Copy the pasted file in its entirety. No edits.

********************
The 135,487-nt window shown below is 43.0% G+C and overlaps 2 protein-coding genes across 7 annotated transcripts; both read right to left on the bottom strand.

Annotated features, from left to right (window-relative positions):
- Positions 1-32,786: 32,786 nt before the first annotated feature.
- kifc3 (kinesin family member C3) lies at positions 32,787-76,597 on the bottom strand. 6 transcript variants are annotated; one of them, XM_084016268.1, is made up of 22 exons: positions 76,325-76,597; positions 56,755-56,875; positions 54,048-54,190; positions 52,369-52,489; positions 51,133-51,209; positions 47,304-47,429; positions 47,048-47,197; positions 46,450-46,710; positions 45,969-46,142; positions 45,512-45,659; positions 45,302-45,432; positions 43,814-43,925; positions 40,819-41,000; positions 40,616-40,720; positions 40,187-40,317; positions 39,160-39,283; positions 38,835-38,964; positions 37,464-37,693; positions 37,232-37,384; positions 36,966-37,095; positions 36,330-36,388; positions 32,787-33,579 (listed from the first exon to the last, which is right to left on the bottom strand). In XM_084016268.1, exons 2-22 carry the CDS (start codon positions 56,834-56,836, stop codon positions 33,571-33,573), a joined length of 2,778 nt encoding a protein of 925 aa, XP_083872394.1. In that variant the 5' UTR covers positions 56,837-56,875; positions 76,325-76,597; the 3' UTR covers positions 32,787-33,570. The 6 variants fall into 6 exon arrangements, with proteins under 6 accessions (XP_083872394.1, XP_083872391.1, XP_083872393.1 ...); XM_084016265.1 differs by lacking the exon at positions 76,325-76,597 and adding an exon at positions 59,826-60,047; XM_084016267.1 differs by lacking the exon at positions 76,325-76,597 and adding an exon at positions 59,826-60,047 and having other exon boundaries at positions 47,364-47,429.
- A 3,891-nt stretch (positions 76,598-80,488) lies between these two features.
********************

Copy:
The 135,487-nt window shown below is 43.0% G+C and overlaps 2 protein-coding genes across 7 annotated transcripts; both read right to left on the bottom strand.

Annotated features, from left to right (window-relative positions):
- Positions 1-32,786: 32,786 nt before the first annotated feature.
- kifc3 (kinesin family member C3) lies at positions 32,787-76,597 on the bottom strand. 6 transcript variants are annotated; one of them, XM_084016268.1, is made up of 22 exons: positions 76,325-76,597; positions 56,755-56,875; positions 54,048-54,190; positions 52,369-52,489; positions 51,133-51,209; positions 47,304-47,429; positions 47,048-47,197; positions 46,450-46,710; positions 45,969-46,142; positions 45,512-45,659; positions 45,302-45,432; positions 43,814-43,925; positions 40,819-41,000; positions 40,616-40,720; positions 40,187-40,317; positions 39,160-39,283; positions 38,835-38,964; positions 37,464-37,693; positions 37,232-37,384; positions 36,966-37,095; positions 36,330-36,388; positions 32,787-33,579 (listed from the first exon to the last, which is right to left on the bottom strand). In XM_084016268.1, exons 2-22 carry the CDS (start codon positions 56,834-56,836, stop codon positions 33,571-33,573), a joined length of 2,778 nt encoding a protein of 925 aa, XP_083872394.1. In that variant the 5' UTR covers positions 56,837-56,875; positions 76,325-76,597; the 3' UTR covers positions 32,787-33,570. The 6 variants fall into 6 exon arrangements, with proteins under 6 accessions (XP_083872394.1, XP_083872391.1, XP_083872393.1 ...); XM_084016265.1 differs by lacking the exon at positions 76,325-76,597 and adding an exon at positions 59,826-60,047; XM_084016267.1 differs by lacking the exon at positions 76,325-76,597 and adding an exon at positions 59,826-60,047 and having other exon boundaries at positions 47,364-47,429.
- A 3,891-nt stretch (positions 76,598-80,488) lies between these two features.